Briz Gómez (2004)
Varieties of Spain
This study differentiates between coded politeness and interpreted politeness in order to operationalize how a speech event that is typically extremely impolite can be perceived in certain contexts. Coded politeness refers to the linguistic form of conventional politeness whereas interpreted politeness is the politeness judgement made in light of the speech event’s context. In this sense, cross-cultural differences such as confianza and solidarity-building are explicated by the speech act’s cultural context.
Valencian Spanish on Carta Blanca
This study studies impoliteness in the context of televised debates conducted in Valencia and Peninsular Spanish on Carta Blanca. Though debates are inherently face-threatening through their functions as a platform for disagreement, many speakers did not perform inherently face-threatening acts frequently. Indeed, the acts that were perceived as impolite were acts that threatened their private face instead of their position in the debate (e.g., pue sí pero cuando te oyes un señor como ése que no te deja hablar y ya te pones de mala).
Varieties of Spain
Peninsular Spanish is a variety that is more oriented to positive politeness in comparison with British English and Dutch. In essence, Spaniards value solidarity in assertive, directive, and expressive speech acts. This is evidenced by the use of irony, repetition of an interlocutor’s words, and non-mitigated imperatives. These practices assume a lack of imposition in the realization of face-threatening acts and they confirm mutual understanding during and interaction.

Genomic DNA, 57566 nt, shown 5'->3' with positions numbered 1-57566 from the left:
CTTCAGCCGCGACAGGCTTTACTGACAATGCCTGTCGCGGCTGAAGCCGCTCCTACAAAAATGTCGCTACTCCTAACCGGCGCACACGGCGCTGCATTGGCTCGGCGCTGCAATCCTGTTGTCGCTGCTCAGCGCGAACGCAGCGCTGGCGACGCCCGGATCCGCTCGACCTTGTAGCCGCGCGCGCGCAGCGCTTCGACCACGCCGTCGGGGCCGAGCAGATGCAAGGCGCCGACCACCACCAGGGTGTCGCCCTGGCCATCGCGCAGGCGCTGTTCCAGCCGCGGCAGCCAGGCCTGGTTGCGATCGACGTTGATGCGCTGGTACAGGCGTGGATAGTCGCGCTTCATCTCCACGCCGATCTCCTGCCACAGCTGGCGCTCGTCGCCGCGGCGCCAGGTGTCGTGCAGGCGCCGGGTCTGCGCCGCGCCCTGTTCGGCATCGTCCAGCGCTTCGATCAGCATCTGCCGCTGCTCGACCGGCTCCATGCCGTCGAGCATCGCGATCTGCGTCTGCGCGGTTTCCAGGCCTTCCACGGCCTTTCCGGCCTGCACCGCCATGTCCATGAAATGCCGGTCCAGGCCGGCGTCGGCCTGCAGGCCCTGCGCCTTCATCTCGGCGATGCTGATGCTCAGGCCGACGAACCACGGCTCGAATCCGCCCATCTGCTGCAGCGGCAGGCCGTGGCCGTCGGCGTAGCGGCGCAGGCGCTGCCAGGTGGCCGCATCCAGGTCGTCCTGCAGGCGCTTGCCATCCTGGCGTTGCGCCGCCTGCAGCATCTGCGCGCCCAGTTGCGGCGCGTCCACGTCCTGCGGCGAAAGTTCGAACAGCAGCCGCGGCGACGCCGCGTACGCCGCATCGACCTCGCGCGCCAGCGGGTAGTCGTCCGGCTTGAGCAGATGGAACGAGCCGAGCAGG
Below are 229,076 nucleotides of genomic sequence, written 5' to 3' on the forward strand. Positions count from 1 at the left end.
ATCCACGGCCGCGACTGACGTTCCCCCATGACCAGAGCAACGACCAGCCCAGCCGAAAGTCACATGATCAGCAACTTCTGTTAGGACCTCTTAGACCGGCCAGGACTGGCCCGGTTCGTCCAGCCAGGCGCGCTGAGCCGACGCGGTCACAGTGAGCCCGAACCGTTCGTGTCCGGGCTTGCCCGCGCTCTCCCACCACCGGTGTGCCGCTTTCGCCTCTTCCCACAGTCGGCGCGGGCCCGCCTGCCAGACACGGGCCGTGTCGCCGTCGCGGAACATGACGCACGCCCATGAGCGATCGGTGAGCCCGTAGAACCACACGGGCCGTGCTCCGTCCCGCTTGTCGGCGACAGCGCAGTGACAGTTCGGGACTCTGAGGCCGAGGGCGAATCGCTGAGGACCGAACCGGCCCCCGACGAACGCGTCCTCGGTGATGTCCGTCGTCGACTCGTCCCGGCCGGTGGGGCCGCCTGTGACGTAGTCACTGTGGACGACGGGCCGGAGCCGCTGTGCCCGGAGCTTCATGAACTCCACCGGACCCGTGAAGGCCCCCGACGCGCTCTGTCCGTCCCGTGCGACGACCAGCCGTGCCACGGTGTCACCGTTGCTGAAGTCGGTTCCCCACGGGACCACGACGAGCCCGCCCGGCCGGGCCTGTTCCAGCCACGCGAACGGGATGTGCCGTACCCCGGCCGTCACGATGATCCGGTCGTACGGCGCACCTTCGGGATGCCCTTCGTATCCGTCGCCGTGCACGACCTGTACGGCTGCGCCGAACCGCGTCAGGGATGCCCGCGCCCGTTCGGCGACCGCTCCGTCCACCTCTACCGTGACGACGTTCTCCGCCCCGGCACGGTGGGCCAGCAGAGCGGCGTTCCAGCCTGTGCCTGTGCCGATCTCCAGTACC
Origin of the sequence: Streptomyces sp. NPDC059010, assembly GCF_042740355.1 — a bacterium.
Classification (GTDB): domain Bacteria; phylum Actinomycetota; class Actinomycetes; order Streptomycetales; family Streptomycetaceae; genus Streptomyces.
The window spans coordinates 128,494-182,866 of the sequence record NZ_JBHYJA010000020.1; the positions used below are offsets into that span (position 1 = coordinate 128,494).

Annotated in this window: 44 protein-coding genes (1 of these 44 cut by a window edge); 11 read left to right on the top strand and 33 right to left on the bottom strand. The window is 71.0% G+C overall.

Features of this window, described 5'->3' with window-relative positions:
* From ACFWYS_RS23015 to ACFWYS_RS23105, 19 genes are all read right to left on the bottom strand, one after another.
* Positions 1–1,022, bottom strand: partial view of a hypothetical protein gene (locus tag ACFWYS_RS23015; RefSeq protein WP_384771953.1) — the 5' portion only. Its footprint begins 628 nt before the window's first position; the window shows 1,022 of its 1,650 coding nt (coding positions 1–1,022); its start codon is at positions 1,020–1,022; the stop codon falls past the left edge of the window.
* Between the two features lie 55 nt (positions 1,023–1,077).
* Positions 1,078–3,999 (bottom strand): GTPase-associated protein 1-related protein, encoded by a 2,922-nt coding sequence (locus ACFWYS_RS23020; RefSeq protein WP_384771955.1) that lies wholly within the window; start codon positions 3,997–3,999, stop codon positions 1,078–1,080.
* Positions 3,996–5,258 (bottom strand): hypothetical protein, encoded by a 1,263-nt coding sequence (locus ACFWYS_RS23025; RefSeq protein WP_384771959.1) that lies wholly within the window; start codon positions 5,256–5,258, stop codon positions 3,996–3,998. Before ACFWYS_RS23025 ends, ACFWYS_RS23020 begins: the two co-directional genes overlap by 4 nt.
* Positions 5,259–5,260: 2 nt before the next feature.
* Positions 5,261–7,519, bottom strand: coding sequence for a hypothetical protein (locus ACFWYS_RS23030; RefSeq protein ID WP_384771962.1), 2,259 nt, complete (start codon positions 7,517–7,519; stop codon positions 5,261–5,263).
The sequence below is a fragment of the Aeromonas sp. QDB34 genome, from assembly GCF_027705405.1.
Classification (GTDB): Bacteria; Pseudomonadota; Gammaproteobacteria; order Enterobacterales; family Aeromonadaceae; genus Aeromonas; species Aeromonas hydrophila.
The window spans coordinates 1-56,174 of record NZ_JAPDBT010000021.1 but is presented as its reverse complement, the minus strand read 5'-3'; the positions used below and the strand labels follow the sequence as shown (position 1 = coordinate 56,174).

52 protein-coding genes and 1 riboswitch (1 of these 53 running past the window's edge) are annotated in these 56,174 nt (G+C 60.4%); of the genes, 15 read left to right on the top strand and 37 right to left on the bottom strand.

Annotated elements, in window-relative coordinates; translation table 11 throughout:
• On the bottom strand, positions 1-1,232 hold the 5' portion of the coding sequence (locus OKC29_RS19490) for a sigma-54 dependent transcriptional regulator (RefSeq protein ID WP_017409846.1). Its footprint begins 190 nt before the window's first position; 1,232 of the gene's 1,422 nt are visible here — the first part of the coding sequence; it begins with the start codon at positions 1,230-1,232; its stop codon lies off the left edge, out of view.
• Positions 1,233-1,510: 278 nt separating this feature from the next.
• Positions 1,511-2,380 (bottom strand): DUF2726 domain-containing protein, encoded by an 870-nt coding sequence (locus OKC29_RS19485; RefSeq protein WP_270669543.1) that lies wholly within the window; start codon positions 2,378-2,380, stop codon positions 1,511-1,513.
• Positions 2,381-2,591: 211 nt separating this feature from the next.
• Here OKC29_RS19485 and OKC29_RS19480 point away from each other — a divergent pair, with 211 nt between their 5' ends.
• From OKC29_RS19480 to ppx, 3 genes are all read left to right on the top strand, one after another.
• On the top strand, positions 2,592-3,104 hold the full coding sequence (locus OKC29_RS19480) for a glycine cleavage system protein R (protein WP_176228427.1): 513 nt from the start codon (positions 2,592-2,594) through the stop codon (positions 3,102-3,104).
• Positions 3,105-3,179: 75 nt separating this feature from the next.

Briz Gómez, A. (2004). Cortesía verbal codificada y cortesía verbal interpretada en la conversación. In D. Bravo & A. Briz (Eds.), Pragmática sociocultural: Estudios sobre el discurso de cortesía en español (pp. 67-93). Barcelona: Ariel.
Haverkate, H. (2004). El análisis de la cortesía comunicativa: categorización pragmalingüística de la cultura española. In D. Bravo & A. Briz (Eds.), Pragmática sociocultural: estudios sobre el discurso de cortesía en español (54-65). Barcelona: Ariel Lingüística.
Hernández Flores, N. (2004). Politeness as face enhancement: An analysis of Spanish conversations between Friends and family. In R. Márquez Reiter & M. E. Placencia (Eds.), Current trends in the pragmatics of Spanish (265-284). Amsterdam: John Benjamins.
Hernández Toribio, I. (2011). Los ‘cumplidos’ como estrategias de persuasión emocional en la publicidad española y argentina. In García, C. & Placencia (Eds.), Estudios de variación pragmática en español, (pp. 113-140). Editorial Dunken: Buenos Aires.
Hernández-Flores, N. (1999). Politeness Ideology in Spanish Colloquial Conversation: The Case of Advice. Pragmatics, 9(1), 37-49.
Lorenzo Dus, N. (2001). Compliment responses among British and Spanish university students: A contrastive study. Journal of Pragmatics, 33. 107-127.
Lorenzo-Dus, N. (2007). (Im)politeness and the Spanish Media: The Case of Audience Participation Debates. In Placencia & García (Eds.), Research on Politeness in the Spanish-Speaking World (pp. 145-166). Lawrence Erlbaum Associates: Mahwah, New Jersey.
Maiz Arevalo, C. (2012). “Was that a compliment?” Implicit compliments in English and Spanish.